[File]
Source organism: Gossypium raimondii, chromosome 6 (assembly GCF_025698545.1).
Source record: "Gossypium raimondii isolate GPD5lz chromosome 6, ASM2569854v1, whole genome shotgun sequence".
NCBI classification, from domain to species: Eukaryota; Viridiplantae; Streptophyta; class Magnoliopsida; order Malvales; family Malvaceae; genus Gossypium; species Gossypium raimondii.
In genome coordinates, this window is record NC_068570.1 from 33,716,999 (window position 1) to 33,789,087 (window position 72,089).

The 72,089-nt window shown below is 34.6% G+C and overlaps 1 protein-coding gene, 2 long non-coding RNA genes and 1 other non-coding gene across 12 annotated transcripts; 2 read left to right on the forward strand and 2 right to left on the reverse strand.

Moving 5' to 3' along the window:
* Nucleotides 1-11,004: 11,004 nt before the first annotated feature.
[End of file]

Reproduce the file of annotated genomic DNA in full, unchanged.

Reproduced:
Source organism: Gossypium raimondii, chromosome 6 (assembly GCF_025698545.1).
Source record: "Gossypium raimondii isolate GPD5lz chromosome 6, ASM2569854v1, whole genome shotgun sequence".
NCBI classification, from domain to species: Eukaryota; Viridiplantae; Streptophyta; class Magnoliopsida; order Malvales; family Malvaceae; genus Gossypium; species Gossypium raimondii.
In genome coordinates, this window is record NC_068570.1 from 33,716,999 (window position 1) to 33,789,087 (window position 72,089).

The 72,089-nt window shown below is 34.6% G+C and overlaps 1 protein-coding gene, 2 long non-coding RNA genes and 1 other non-coding gene across 12 annotated transcripts; 2 read left to right on the forward strand and 2 right to left on the reverse strand.

Moving 5' to 3' along the window:
* Nucleotides 1-11,004: 11,004 nt before the first annotated feature.